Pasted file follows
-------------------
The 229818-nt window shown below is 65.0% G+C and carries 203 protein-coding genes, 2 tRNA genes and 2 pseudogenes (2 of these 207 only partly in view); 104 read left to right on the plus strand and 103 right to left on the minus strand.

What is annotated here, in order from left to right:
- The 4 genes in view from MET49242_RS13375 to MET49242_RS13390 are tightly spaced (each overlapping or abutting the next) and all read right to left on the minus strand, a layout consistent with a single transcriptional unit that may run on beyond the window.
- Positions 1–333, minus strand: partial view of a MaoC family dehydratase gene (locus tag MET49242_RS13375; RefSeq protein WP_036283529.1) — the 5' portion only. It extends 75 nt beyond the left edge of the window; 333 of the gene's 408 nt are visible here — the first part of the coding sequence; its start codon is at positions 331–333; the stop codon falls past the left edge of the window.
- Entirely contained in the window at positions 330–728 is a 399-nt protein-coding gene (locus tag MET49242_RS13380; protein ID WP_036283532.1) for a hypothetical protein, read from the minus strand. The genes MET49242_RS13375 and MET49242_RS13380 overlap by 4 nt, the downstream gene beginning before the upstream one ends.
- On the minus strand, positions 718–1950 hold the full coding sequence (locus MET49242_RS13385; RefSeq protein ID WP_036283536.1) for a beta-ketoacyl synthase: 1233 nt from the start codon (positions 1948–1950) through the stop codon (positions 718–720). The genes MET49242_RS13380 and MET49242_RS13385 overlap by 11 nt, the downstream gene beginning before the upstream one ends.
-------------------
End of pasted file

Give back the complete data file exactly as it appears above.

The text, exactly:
The 229818-nt window shown below is 65.0% G+C and carries 203 protein-coding genes, 2 tRNA genes and 2 pseudogenes (2 of these 207 only partly in view); 104 read left to right on the plus strand and 103 right to left on the minus strand.

What is annotated here, in order from left to right:
- The 4 genes in view from MET49242_RS13375 to MET49242_RS13390 are tightly spaced (each overlapping or abutting the next) and all read right to left on the minus strand, a layout consistent with a single transcriptional unit that may run on beyond the window.
- Positions 1–333, minus strand: partial view of a MaoC family dehydratase gene (locus tag MET49242_RS13375; RefSeq protein WP_036283529.1) — the 5' portion only. It extends 75 nt beyond the left edge of the window; 333 of the gene's 408 nt are visible here — the first part of the coding sequence; its start codon is at positions 331–333; the stop codon falls past the left edge of the window.
- Entirely contained in the window at positions 330–728 is a 399-nt protein-coding gene (locus tag MET49242_RS13380; protein ID WP_036283532.1) for a hypothetical protein, read from the minus strand. The genes MET49242_RS13375 and MET49242_RS13380 overlap by 4 nt, the downstream gene beginning before the upstream one ends.
- On the minus strand, positions 718–1950 hold the full coding sequence (locus MET49242_RS13385; RefSeq protein ID WP_036283536.1) for a beta-ketoacyl synthase: 1233 nt from the start codon (positions 1948–1950) through the stop codon (positions 718–720). The genes MET49242_RS13380 and MET49242_RS13385 overlap by 11 nt, the downstream gene beginning before the upstream one ends.